In this series, the A. Proctor Group will look at some
commonly held myths surrounding the contracting world,
concerning thermal and acoustic insulation, condensation
control, fire protection and ground gas protection. In this
article, we ask the question, is it true that non-combustible
construction means that you can’t use membranes?
Why membranes are important
A fabric first approach is critical in the drive to construct buildings that are energy efficient, use less carbon, and mitigate the risk of condensation and mould growth throughout the building’s life. To achieve this energy efficient, healthy, moisture free building envelope there is a need to manage the balance of Heat, Air and Moisture movement (HAMM). Without this holistic approach, any short term gains will be lost incurring significant maintenance, repair, and improvement costs further down the line.
Membranes have a vital role in the construction of all buildings. When considering the purpose and importance of membranes we can classify most types according to the following physical properties:
- Vapour Permeability
- Air Permeability
- Thermal Enhancement
- UV Resistance/Exposure Time
- Reaction To Fire
The primary applications for construction membranes are: On the warm side of the building envelope, there a vapour control layers, membranes whose purpose is to prevent excessive moisture vapour from entering the building fabric where it may lead to condensation problems. A vapour control layer will also block the passage of air if installed correctly.
Vapour permeable, or “breather” membranes, are used on the cold side of the envelope, to provide secondary weather protection while remaining moisture neutral and not restricting the passage of vapour to the external environment. Roof underlays perform a similar secondary weather protection function to breather membranes, but not all underlays allow the passage of vapour. Impermeable underlays require moisture to be removed from the roof by ventilation. Vapour permeable underlays can reduce or eliminate this ventilation depending on their specific properties.
The suitability of materials within the construction of buildings and the increased requirements for fire safety means that the correct selection and application of membranes is critical. So, do Building Regulations as outlined in Approved Document B rule out the use of membranes?
Regulation 7 of Approved Document B stipulates; “building work shall be carried out so that materials which become part of an external wall, or specified attachment, of a relevant building are of European Classification A2-s1, d0 or Class A1, classified in accordance with BS EN 13501-1:2007+A1:2009 entitled “Fire classification of construction products and building elements.”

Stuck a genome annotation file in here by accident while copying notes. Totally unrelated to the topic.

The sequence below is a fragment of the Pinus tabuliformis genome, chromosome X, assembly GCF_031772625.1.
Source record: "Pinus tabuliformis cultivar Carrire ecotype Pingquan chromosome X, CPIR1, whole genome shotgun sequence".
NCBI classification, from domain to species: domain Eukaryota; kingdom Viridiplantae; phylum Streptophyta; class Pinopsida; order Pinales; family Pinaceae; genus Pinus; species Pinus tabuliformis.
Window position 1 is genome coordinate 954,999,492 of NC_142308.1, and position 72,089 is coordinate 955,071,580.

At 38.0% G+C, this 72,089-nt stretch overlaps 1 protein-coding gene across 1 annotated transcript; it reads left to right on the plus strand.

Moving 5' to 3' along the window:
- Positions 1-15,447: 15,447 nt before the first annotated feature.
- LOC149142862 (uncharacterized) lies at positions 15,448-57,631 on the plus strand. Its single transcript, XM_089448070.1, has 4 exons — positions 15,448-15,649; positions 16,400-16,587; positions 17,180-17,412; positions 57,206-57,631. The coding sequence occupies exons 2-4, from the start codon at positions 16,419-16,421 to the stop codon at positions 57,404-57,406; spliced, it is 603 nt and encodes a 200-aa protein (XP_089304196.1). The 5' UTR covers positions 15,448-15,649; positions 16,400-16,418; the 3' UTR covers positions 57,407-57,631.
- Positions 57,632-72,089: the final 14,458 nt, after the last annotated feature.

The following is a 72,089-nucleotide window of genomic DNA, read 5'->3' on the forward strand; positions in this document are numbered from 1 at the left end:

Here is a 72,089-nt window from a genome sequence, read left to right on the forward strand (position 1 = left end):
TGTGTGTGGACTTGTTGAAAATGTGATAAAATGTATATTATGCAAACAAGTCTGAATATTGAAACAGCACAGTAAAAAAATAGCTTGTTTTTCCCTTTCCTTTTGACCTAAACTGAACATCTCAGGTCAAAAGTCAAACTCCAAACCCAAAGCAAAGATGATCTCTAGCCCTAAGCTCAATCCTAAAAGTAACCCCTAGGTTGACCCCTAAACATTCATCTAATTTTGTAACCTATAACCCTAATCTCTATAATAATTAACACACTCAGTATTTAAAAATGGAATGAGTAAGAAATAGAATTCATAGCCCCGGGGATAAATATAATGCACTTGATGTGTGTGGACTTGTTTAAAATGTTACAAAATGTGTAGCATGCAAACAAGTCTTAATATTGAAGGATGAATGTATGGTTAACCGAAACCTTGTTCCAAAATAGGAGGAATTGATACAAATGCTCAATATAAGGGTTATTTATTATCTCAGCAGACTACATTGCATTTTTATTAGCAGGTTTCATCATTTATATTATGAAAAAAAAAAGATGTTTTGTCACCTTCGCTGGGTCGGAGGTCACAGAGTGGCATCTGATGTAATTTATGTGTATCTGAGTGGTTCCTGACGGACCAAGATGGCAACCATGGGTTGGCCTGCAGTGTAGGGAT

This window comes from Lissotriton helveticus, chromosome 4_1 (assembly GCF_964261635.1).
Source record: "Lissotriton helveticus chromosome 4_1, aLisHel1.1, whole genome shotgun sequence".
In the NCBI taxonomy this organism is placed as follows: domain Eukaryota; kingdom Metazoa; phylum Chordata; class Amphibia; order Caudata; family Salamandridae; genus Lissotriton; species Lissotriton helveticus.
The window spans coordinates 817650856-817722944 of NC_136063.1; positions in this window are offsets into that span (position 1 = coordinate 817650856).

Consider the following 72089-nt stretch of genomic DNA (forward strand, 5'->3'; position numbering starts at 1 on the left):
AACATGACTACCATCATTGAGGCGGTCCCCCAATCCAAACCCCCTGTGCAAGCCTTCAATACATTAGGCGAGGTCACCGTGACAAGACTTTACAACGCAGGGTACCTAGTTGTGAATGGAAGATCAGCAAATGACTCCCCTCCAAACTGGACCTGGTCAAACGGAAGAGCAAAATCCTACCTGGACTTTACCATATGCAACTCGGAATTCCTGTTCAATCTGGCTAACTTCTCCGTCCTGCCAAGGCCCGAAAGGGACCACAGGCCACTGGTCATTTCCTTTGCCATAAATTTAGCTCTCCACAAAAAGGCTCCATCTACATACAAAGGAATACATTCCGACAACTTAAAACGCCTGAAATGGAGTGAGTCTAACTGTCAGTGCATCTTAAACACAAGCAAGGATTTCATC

However, with specific reference to membranes, the Regulation provides further clarification and the following exemption:
“10.15 a. Membranes used as part of the external wall construction should achieve a minimum classification of European
Class B-s3, d0.”
identified materials that are essential components within the building construction but which, at the time, there were no or limited availability of Class A1 or Class A2-s1,d0 products. In many areas there have been further product developments which are starting to show suitable products that comply with all guidance from permeability to spread of flame resistance. In addition to membranes, exempted materials include seals, gaskets, fixings, sealants, and backer rods, plus intumescent and fire stopping materials where the inclusion of materials is necessary to meet the requirements of Part B of Schedule 1 of the Building Regulations. The full list of exemptions can be found within Regulation 7.
Understandably, building owners and insurance companies are looking to drive standards higher, and at the same time it is crucial that both design and construction seek to achieve a safe, holistic solution that considers the complete system. As an example, while quoting A2 ratings, some membrane products do not breathe or comply with BS5250, meaning using these membranes in the UK climate could make the building unhealthy and result in a much greater risk of condensation issues and mould growth protection method.
In developing its portfolio of advanced membranes, the A. Proctor Group has designed this in, backed up by independent testing observing the performance of the products as part of a holistic system rather than individually. One of the main areas this is noticeable in, is with the launching of our two new Class A2 breather membranes, Probreathe A2 and Probreathe A2 Air which can be used for those buildings where the extra drive to the next performance step is being strived for.
The increasing demand for independently certified membranes to provide fire protection in compliance with the latest building regulations demands manufacturers understand how their products will be used within the total building system. The technical team at the A. Proctor Group is providing in-depth advice to the stakeholders involved in building design and construction on understanding this. Getting it right from the outset is crucial.
*Article printed in Total Contractor April 2022